March brings us the holiday of Purim. It is a very fun holiday. People dress up in costumes and act silly. You are even encouraged to drink. However, in a close reading of the megillah, the Purim story, there is a lot more to it. A lesson that really stands out to me for myself, and the students here, is one about choices and making decisions (or not making them) and how that influences us.
King Ahasuerus may not have been a great decision maker and was frequently swayed to do things by his advisors. It certainly made the path easier for him. Vashti chose not go to the King’s party even when commanded. As a result, she lost the throne. Today, many people feel that Vashti had been misjudged, and should have received praise for her brave decision. Our heroine, Esther, had many decisions and choices to make: Hide that she was Jewish, tell the King that she was Jewish, save herself or all of her people, approach the King even if it meant death. Mordechai could have bowed down to Haman and saved himself a lot of trouble but his convictions led him to the decision to stand up for his beliefs. What would have happened if Haman had been a different type of person? Would he have chosen to use his influence with the King to persecute the Jews?
Jim Nightingale, author of Think Smart-Act Smart says, “We simply decide without thinking much about the decision process.” In a classroom setting, we encourage students to look at the pros and cons and debate different sides of a decision. In real life, we don’t always take that kind of time. In an article in Wikipedia, it says that the process of decision making has long been the focus of research and that there are elements of psychological needs, environmental influences as well as logic and rationality.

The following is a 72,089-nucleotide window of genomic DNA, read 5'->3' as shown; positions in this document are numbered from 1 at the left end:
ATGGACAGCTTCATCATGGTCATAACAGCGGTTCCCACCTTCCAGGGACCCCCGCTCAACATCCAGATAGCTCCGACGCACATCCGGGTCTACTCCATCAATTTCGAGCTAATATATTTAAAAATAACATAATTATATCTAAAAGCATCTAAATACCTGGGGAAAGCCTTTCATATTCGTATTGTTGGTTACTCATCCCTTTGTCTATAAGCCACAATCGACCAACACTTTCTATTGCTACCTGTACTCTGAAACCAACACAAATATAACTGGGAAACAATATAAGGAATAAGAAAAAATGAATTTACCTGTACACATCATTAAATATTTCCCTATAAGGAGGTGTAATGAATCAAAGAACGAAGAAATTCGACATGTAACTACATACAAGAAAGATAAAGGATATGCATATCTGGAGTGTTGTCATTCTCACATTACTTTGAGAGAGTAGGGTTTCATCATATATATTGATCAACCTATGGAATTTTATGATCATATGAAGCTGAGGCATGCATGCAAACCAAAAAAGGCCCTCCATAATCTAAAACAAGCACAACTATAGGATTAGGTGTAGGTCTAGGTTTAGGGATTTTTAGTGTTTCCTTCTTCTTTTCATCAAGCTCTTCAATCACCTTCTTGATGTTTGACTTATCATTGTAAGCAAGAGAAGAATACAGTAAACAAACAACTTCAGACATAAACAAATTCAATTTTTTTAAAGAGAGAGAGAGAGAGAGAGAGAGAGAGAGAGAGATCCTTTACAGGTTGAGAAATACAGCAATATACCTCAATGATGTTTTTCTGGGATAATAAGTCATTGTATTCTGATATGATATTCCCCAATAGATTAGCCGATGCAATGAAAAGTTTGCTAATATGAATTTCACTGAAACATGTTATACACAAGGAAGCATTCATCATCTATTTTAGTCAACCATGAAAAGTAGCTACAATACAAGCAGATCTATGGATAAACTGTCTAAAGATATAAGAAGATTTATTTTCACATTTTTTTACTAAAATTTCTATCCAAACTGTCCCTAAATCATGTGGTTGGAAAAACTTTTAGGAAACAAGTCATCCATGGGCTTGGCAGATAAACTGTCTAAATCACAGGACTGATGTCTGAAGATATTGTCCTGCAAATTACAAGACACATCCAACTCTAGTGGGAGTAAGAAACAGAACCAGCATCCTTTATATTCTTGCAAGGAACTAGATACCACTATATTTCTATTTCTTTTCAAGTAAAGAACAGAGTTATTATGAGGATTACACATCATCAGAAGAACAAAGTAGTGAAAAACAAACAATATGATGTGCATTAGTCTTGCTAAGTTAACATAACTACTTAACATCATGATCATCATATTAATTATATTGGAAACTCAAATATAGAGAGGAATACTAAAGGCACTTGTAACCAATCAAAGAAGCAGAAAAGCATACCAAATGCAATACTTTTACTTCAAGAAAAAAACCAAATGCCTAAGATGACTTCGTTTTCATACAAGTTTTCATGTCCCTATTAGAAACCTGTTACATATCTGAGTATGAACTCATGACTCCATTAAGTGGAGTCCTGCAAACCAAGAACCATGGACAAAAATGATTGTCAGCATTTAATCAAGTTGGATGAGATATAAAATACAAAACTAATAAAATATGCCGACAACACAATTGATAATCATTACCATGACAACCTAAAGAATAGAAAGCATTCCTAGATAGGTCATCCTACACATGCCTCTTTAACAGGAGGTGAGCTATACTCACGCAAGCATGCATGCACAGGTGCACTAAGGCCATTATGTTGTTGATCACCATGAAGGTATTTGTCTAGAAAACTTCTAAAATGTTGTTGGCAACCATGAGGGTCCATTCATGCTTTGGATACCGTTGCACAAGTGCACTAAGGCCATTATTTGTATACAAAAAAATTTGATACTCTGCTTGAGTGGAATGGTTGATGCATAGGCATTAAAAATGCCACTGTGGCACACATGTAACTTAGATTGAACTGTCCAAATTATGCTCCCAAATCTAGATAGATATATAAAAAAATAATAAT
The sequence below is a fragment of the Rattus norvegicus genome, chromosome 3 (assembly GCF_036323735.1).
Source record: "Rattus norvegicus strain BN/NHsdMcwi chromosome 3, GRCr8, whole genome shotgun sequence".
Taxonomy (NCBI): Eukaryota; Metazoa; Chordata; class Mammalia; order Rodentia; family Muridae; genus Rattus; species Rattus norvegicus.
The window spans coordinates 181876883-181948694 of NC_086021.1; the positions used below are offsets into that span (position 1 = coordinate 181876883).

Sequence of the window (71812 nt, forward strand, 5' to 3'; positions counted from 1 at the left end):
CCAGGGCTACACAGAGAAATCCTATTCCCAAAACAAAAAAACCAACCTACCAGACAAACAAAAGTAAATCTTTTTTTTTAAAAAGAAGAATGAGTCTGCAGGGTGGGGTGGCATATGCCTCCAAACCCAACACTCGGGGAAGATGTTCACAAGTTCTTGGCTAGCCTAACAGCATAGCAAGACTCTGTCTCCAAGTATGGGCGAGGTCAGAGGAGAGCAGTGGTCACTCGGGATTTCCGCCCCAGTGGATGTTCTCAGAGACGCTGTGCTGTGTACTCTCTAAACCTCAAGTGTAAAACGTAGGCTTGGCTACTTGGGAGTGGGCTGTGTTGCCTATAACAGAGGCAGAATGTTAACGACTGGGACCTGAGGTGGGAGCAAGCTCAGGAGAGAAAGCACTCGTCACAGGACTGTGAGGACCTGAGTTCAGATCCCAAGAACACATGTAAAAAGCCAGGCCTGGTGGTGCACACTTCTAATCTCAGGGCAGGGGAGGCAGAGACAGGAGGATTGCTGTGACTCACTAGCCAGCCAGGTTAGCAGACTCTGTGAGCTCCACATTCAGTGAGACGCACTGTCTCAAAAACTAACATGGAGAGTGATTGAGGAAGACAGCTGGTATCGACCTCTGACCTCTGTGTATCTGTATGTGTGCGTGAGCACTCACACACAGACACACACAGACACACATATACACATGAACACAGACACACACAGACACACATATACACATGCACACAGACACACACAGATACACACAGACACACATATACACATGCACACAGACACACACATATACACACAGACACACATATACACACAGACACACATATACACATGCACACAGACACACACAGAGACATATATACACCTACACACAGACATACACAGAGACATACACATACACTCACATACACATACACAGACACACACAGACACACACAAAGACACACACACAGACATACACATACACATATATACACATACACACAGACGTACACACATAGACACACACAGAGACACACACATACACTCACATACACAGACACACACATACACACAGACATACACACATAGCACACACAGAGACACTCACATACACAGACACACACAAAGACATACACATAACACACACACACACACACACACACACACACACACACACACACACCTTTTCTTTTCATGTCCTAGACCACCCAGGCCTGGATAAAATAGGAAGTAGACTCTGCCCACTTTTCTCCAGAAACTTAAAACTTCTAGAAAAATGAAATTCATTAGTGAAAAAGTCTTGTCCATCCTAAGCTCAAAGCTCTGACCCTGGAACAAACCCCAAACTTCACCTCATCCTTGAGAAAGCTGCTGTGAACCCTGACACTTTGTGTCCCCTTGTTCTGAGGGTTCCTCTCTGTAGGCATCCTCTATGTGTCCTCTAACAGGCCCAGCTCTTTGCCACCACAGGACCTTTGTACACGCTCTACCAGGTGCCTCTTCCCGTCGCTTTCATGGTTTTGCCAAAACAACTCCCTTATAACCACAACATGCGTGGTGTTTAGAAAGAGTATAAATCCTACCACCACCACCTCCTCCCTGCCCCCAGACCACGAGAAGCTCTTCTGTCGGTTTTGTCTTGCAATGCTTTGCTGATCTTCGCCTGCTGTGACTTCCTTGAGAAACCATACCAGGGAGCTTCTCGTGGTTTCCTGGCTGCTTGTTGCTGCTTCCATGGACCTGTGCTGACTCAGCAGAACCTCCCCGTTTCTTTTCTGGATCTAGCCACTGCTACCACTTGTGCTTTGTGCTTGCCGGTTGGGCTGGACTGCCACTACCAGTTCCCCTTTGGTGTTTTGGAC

For my purposes, as a Jewish educator, I am struck by the needs and values represented by decisions. Going back to the story, there are many elements of power, determination, courage and just letting things happen (which is a way of deciding). These things happen not only in the Purim story but in our daily lives today. How students treat each other, how they react to a bully, what kind of a person they become all result from decisions and choices they make. Teachers and parents influence and guide students in their decision-making process. We hope that the Jewish values of rachamam (compassion) and derekh eretz (literally the way of the land but more so the way you should go) serve as tools for students in making choices.
Through the characters of the Purim story to all of us today, choices and decisions made have a tremendous impact. As J.K. Rowling, in Harry Potter says, “It is our choices that show what we truly are, far more than our abilities.”
Chag sameach Purim – Happy Purim!
Toby Koritsky, RJE